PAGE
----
Date of Award

2012

Degree Type

Dissertation

Degree Name

Doctor of Philosophy (PhD)

Graduate Group

Computer and Information Science

First Advisor

Susan B. Davidson

Second Advisor

Sanjeev Khanna

Abstract

Data provenance, a record of the origin and transformation of data, explains how output data is derived from input data. This dissertation focuses on exploring the connection between provenance and uncertainty in two main directions: (1) how a succinct representation of provenance can help infer uncertainty in the input or the output, and (2) how introducing uncertainty can facilitate publishing provenance information while hiding associated private information.

A significant fraction of the data found in practice is imprecise, unreliable, and incomplete, and therefore uncertain. The level of uncertainty in the data must be measured and recorded in order to estimate the confidence in the results and find potential sources of error. In probabilistic databases, uncertainty in the input is recorded as a probability distribution, and the goal is to efficiently compute the induced probability distribution on the outputs. In general, this problem is computationally hard, and we seek to expand the class of inputs for which efficient evaluation is possible by exploiting provenance structure.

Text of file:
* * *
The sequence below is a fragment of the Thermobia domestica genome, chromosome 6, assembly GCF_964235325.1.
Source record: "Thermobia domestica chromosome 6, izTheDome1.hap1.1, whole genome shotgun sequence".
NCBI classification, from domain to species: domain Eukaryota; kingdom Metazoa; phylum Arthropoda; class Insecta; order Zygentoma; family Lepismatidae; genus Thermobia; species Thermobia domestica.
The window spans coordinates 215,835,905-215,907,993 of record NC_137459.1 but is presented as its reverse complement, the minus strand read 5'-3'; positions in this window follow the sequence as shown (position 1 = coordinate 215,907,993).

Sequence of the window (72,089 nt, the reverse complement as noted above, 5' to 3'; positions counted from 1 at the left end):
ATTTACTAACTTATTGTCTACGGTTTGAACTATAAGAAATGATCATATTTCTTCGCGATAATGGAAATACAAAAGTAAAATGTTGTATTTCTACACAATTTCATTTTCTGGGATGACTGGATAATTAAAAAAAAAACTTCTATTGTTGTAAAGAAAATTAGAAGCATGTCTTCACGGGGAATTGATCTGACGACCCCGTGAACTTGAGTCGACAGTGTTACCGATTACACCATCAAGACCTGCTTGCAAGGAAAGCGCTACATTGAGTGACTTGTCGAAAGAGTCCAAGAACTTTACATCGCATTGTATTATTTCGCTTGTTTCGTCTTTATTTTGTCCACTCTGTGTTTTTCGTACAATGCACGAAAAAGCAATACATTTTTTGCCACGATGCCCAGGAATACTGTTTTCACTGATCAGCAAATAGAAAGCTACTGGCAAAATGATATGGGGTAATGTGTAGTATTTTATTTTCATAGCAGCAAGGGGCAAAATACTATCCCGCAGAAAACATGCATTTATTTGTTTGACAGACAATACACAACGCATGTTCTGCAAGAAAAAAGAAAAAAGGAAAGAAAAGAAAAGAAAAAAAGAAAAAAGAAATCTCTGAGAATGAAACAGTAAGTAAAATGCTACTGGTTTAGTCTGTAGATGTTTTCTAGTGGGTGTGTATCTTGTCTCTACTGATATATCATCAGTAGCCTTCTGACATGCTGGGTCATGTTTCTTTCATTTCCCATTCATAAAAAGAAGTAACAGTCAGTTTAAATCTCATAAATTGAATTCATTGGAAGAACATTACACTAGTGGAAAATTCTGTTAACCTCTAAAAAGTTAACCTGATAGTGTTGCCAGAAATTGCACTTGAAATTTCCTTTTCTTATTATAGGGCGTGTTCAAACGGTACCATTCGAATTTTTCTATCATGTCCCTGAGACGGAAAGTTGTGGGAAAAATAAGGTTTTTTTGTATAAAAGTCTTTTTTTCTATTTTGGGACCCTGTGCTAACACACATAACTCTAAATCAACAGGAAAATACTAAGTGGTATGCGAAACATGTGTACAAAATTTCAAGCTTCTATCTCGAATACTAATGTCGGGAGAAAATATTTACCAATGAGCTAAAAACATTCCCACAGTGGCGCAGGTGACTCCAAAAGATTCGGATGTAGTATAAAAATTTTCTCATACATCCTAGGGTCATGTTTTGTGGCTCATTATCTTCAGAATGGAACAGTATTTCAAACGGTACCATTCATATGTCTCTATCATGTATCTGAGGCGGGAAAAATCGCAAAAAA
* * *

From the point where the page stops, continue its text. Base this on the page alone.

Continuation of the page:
In some scenarios, the output data is directly examined for errors and is labeled accordingly. We need to trace back the errors in the output to the input so that the input can be refined for future processing. Because of incomplete labeling of the output and complexity of the processes generating it, the sources of error may be uncertain. We formalize the problem of source refinement, and propose models and solutions using provenance that can handle incomplete labeling. We also evaluate our solutions empirically for an application of source refinement in information extraction.

Data provenance is extensively used to help understand and debug scientific experiments that often involve proprietary and sensitive information. In this dissertation, we consider privacy of proprietary and commercial modules when they belong to a workflow and interact with other modules. We propose a model for module privacy that makes the exact functionality of the modules uncertain by selectively hiding provenance information. We also study the optimization problem of minimizing the information hidden while guaranteeing a desired level of privacy.

Share

COinS